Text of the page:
Will Traynor kills himself and that has a lot of people mad.
I realize that essentially spoils the ending of the newly released “Me Before You,” but there’s really no way around that. It’s the only way to explain why Charlie Miller, Margo Waters and Sukie Glick are so angry.
Miller and Glick were born disabled. Waters has multiple sclerosis. They know what it’s like to live life as a wheelchair user, to sometimes feel hopeless, but those feelings, they say, have more to do with how society responds to them than how they view their lives; and given a choice between life and death, they’d choose life every time.
But they fear “Me Before You,” like “Million Dollar Baby” before it, encourages people with disabilities to choose suicide instead.
“We’re not criticizing its artistic merits,” Miller said. “Our concern is the character kills himself with assistance without really knowing his choices, post-spinal cord injury, and that reinforces the myth of ‘better dead than disabled.’”
The movie has sparked protests by disability advocates across the country. Here, advocates have taken a gentler approach and are staging what they call “awareness events” where they hand out fliers with information about the movie and doctor-assisted suicide.
“Me Before You,” which opened in theatres June 3, is based on the 2012 Jojo Moyes novel of the same name. It stars Sam Claflin as 30-year-old Will, who was paralyzed in an accident two years prior. Before that, he was a posh London hotshot who crushed people in business deals, who scaled rock faces at Yosemite, and who had his pick of glamorous girlfriends. Now unable to accept his life in a wheelchair, he’s plotting his assisted suicide when his mother hires small-town girl Louisa Clark as a personal care attendant, and the two fall in love.
Louisa (Emilia Clarke) does all she can to change Will’s mind, to persuade him to want to live again but fails.
It’s a tragic end to an otherwise weepy love story.
If you believe the overriding message in “Me Before You,” Miller, born 23 years ago with cerebral palsy and mitochondrial disorder, says love doesn’t exist and people with disabilities exist only to be pitied.
“Our lives are not tragic and pathetic,” he said. “This movie is. The idea that suicide is the way out is scary to me. I don’t want that to happen for anyone. People with disabilities deserve the same suicide prevention as everyone else.”
I spoke to Miller and the others on Friday. Saturday morning, I went to see “Me Before You” and was struck early on by this comment from Will’s mother to Louisa: “He has good days and bad days.”
Whether you’re disabled or not, isn’t that true for all of us? And yet, suicide, whether you’re disabled or not, has been on the rise since 1999 in everyone between the ages of 10 and 74, according to the Centers for Disease Control and Prevention. In 2014, 13 people out of every 100,000 took their own lives, compared with 10.5 per 100,000 in 1999.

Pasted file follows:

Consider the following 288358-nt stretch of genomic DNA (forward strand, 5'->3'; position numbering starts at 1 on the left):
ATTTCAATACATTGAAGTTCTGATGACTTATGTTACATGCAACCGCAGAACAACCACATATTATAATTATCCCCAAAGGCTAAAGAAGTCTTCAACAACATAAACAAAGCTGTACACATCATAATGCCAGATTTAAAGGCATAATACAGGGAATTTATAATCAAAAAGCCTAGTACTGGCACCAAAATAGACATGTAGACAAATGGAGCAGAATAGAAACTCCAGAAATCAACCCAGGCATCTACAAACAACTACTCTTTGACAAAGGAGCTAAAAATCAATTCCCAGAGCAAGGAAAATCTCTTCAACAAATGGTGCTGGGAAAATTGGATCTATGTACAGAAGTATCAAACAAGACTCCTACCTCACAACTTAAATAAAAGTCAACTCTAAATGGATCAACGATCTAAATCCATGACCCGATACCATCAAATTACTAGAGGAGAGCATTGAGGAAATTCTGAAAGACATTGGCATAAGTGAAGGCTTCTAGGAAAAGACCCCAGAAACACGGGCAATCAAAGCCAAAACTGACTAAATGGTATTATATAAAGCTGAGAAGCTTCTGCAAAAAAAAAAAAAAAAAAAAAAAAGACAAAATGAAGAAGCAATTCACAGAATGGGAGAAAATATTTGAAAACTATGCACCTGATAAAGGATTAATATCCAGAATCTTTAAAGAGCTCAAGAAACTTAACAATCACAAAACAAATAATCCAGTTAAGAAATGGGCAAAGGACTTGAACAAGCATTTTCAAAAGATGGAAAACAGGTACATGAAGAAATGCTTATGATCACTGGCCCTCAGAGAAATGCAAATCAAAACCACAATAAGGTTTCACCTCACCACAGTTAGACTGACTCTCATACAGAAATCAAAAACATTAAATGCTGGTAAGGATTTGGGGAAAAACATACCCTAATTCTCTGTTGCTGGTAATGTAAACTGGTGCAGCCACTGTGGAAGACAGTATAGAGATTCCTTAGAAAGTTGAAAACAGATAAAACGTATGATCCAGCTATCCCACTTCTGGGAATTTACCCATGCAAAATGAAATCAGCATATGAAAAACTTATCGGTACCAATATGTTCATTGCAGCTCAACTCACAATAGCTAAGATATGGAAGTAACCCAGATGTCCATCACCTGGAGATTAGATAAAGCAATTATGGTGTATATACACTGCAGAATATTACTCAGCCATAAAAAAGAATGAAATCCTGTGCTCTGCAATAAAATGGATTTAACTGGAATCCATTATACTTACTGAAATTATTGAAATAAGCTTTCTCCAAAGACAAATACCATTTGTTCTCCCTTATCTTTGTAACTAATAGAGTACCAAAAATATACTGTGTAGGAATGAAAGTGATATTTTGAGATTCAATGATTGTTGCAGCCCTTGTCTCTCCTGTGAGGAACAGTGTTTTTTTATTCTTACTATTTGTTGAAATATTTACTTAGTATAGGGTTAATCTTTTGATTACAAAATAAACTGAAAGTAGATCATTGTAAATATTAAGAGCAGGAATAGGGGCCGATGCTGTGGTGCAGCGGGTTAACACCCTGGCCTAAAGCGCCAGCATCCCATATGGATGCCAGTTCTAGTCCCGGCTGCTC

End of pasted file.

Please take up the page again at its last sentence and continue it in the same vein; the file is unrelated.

There are no numbers specific to people with disabilities, but this is what we need to keep in mind. People with disabilities may be the only group of people who receive social messages that suicide is a legitimate option. Not only are they not given equal access to prevention services, advocates say, they aren’t even encouraged to seek those services.
Charlie Miller told me something I will never forget. He said, “I love my disability because it’s a part of me and makes me me. It’s not Charlie has a disability. It’s just Charlie choosing to live his life as is.”
If only someone — say, the author/screenwriter — had imparted that bit of wisdom during the nearly two hours it takes to watch “Me Before You.” Sure, that accident left Will paralyzed from the neck down, but it didn’t change who he was inside. And it certainly didn’t change his worth as a human being.
That’s the message that is lost in “Me Before You,” but there are truths, if you will, I think all of us could benefit from and the first is we all have “our good days and our bad days.”
Will made a promise to his parents to give himself six months to change his mind about his death wish. He gave them that but, even after falling in love with Louisa, he couldn’t appreciate the wonderful life he had been given. That’s why I found myself feeling sorry for Will. Even though he could dream for Louisa, even though he could see her potential, he couldn’t see that for himself.
The second truth we can take away from “Me Before You” is “You can only help someone who wants to be helped.”
The third one I discovered in the prayer recited at Louisa’s birthday celebration: God gives each of us “the strength to meet the challenges we face on our journey.”
We have to choose to be helped, but if we can’t do that, just ask the one who makes all things possible.